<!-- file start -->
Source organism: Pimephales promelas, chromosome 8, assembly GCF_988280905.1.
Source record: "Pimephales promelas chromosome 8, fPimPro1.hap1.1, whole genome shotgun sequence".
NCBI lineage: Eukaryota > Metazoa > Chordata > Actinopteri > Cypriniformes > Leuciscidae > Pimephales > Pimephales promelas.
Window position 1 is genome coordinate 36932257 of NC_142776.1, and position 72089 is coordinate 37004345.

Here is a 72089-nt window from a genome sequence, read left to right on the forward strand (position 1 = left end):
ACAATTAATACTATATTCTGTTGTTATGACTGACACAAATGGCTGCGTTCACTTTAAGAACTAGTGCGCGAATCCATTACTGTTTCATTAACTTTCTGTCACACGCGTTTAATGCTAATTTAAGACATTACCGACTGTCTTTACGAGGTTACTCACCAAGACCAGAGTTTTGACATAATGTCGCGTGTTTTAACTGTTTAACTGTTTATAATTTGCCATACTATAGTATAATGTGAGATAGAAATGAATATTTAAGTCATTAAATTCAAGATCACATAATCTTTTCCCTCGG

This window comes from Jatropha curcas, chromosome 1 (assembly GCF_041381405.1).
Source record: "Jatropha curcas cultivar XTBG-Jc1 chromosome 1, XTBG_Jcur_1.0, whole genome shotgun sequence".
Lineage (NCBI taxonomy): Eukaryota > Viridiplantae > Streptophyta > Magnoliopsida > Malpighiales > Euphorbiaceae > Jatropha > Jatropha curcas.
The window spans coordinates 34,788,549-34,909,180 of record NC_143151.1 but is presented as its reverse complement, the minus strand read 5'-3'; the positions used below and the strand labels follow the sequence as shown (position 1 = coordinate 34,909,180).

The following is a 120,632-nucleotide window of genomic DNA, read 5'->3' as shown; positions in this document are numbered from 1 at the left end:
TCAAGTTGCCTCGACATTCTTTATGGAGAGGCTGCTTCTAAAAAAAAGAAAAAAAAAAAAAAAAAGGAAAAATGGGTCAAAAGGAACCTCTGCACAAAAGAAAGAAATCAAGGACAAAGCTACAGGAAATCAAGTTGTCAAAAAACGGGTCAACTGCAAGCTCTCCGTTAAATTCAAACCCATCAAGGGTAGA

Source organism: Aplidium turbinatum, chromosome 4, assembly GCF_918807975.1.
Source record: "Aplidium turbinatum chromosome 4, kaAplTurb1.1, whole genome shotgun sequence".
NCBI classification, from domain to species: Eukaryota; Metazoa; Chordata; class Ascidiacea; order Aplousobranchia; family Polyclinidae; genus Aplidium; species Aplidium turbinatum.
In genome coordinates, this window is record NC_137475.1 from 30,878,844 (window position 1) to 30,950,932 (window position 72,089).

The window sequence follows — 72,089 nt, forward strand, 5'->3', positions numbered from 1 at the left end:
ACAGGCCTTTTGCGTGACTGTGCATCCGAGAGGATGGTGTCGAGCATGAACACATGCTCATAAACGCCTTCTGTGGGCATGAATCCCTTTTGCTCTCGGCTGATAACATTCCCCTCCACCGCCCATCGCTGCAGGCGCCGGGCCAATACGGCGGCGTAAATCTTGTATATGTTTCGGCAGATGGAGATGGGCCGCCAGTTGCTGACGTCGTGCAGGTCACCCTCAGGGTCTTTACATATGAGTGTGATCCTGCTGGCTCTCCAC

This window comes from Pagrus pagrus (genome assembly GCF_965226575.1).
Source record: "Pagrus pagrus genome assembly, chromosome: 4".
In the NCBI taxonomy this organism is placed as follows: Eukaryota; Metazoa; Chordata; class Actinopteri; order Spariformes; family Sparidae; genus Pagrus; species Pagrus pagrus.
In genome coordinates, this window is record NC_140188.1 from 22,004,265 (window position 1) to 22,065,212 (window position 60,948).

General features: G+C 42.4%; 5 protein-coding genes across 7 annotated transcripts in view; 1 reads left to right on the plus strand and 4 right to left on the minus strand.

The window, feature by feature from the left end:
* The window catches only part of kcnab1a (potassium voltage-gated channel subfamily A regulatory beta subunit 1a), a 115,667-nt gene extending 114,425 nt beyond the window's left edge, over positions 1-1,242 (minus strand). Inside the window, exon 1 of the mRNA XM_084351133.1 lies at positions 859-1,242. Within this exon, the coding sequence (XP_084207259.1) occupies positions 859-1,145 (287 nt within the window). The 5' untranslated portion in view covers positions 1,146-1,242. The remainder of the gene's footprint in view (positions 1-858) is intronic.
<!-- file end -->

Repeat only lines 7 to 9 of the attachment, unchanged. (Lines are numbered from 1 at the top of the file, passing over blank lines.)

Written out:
This window comes from Jatropha curcas, chromosome 1 (assembly GCF_041381405.1).
Source record: "Jatropha curcas cultivar XTBG-Jc1 chromosome 1, XTBG_Jcur_1.0, whole genome shotgun sequence".
Lineage (NCBI taxonomy): Eukaryota > Viridiplantae > Streptophyta > Magnoliopsida > Malpighiales > Euphorbiaceae > Jatropha > Jatropha curcas.